Those Koodo gingerbread person ads progressed really quickly to autocannibalism! It's kind of the obvious place to go, but I wasn't really sure they would.

I got distracted while I was composing this, so then it became December after all.

P.S. I turned 26! A while ago, I mean. Now I must continue writing one million papers.
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Look out! It's April. I always forget which trees are cherry blossom trees, and then when each of them bloom I am surprised.

Through March, apace:
Liz Williams, Snake Agent
Diana Wynne Jones, The Game
Colson Whitehead, The Intuitionist
C.J. Cherryh, The Paladin
I liked them.

In Charles Stross' Accelerando (which I read the very first month I kept track), there's a scene where one of the protagonists is walking through an airport that's been decorated with an unsettling motif of Santa Claus-es hung in effigy. The artificially intelligent corporations, the reader is told, are doing their best to appeal to human consumers; they understand that we like Christmas and that we're obsessed with our mortality, but they haven't quite figured out how those preoccupations behave in practise.I think of this throwaway paragraph probably more often than anything else in that book, because a lot of advertising makes me feel like this sort of thing is, on some less dramatic scale, already happening: whomever is writing these things has cobbled together a syntax -- mostly from pop culture catchphrases, and recognizable deliveries for jokes, and, especially, other advertisements -- but they don't have a semantics.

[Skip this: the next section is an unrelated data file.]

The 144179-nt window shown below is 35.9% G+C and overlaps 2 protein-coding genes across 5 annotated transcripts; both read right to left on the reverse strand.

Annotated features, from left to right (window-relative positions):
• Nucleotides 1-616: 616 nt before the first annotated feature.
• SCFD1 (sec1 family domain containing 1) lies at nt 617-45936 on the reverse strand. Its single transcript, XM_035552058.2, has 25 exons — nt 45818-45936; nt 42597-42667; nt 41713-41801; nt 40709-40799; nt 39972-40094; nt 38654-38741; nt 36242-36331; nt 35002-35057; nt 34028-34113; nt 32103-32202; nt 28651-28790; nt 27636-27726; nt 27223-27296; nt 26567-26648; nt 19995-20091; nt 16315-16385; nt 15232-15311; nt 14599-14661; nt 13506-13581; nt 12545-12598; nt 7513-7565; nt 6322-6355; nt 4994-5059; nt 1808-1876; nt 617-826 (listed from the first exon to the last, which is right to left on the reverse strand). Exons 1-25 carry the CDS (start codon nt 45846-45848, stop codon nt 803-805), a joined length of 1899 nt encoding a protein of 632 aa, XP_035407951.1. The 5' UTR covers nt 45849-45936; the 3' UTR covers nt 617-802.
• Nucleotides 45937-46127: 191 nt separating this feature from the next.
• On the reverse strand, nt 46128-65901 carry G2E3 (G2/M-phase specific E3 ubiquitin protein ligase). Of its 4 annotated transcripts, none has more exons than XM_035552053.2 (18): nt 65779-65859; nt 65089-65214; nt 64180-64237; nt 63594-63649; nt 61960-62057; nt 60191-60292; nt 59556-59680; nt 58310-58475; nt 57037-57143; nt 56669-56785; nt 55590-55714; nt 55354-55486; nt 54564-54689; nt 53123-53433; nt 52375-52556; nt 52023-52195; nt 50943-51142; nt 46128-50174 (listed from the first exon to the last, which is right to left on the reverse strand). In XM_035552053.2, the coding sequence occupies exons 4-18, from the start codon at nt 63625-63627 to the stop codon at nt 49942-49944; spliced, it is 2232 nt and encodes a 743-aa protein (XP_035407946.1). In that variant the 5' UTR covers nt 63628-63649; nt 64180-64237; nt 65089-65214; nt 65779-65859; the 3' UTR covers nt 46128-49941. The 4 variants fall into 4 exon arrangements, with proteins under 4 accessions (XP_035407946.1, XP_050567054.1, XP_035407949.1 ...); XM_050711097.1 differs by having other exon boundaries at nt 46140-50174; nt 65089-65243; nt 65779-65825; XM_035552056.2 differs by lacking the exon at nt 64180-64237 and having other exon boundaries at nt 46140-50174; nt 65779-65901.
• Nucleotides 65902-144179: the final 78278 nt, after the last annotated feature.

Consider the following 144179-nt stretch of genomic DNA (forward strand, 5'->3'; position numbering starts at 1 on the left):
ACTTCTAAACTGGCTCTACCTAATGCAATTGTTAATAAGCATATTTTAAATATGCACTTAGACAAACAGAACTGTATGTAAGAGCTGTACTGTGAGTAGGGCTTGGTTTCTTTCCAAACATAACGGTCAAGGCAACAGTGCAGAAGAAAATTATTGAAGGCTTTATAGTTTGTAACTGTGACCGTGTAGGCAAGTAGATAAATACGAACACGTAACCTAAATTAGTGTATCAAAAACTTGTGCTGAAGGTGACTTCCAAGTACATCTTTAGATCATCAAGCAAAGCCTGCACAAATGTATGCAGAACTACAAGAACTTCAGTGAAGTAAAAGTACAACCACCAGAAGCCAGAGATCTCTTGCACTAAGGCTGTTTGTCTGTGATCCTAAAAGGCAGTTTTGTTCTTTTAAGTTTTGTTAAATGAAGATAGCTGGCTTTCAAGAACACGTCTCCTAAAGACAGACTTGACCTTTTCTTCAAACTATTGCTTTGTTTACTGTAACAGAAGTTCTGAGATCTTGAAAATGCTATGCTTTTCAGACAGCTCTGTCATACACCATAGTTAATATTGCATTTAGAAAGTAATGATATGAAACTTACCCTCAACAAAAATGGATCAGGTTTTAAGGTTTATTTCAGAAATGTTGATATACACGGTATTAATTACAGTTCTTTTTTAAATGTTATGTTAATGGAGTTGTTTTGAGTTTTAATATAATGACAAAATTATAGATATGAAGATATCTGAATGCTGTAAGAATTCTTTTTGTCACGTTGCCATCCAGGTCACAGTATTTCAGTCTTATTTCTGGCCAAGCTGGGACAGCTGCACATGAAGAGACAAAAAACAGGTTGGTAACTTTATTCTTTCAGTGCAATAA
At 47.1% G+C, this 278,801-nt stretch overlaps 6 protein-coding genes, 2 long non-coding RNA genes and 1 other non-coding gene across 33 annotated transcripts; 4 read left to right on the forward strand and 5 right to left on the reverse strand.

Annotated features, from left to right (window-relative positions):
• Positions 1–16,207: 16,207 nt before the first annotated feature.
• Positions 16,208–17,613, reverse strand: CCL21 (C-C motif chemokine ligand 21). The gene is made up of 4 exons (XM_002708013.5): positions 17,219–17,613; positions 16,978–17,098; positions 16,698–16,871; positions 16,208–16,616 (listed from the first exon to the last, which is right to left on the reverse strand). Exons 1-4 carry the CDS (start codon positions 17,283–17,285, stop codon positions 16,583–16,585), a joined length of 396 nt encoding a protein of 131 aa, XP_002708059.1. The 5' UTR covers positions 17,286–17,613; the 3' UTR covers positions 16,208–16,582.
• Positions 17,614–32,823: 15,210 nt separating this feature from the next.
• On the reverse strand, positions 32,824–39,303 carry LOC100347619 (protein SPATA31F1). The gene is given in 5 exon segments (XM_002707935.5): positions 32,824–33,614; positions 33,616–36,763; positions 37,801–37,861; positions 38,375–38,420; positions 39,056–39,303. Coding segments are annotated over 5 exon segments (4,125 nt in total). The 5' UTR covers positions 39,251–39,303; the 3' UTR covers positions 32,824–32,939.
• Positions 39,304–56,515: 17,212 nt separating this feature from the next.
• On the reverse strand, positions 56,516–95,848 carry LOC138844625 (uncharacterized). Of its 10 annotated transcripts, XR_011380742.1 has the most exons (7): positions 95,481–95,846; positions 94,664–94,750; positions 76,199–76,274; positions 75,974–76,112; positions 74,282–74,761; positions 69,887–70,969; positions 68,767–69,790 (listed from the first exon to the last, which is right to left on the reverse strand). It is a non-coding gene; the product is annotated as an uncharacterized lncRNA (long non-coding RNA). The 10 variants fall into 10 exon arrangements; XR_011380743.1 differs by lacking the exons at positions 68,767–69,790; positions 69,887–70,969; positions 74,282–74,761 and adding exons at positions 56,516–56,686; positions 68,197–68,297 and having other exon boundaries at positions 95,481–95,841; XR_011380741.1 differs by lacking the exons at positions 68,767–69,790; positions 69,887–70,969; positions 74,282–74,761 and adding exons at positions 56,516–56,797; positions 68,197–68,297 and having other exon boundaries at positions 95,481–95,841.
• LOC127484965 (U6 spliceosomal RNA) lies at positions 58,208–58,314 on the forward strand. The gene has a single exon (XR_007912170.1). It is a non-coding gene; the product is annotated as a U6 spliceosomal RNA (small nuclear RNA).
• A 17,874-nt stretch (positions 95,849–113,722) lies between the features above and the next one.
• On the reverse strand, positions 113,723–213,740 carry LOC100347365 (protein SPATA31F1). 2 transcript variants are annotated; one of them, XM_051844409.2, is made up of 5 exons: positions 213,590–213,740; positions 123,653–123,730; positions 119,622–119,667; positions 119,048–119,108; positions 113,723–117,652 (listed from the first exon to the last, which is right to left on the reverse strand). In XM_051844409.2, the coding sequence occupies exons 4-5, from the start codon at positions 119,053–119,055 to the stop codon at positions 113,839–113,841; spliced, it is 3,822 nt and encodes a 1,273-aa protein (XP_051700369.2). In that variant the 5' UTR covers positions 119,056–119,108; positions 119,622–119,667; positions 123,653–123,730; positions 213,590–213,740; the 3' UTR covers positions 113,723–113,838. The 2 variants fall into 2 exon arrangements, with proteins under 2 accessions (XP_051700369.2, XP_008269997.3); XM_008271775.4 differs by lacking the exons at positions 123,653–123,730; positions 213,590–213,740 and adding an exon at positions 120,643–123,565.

I suppose what's actually going on is that they're not trying to use language to communicate meaning. Some advertising (mostly on the amateur small business end of the scale) is trying to do that, to make a persuasive argument to a skeptical audience, and some (mostly on the more professional and corporate) is using language, if it uses it at all, in service of some less direct or more visceral appeal, some attempted colonization of the backbrain, but executes it well enough that it still sounds smooth. In the middle are these confused AI ads, which are trying to accomplish something like what the latter group does, but aren't deft enough to get the surface to make sense, and end up coming across as a complete and distracting misunderstanding of what sort of things it is that real people say when they talk.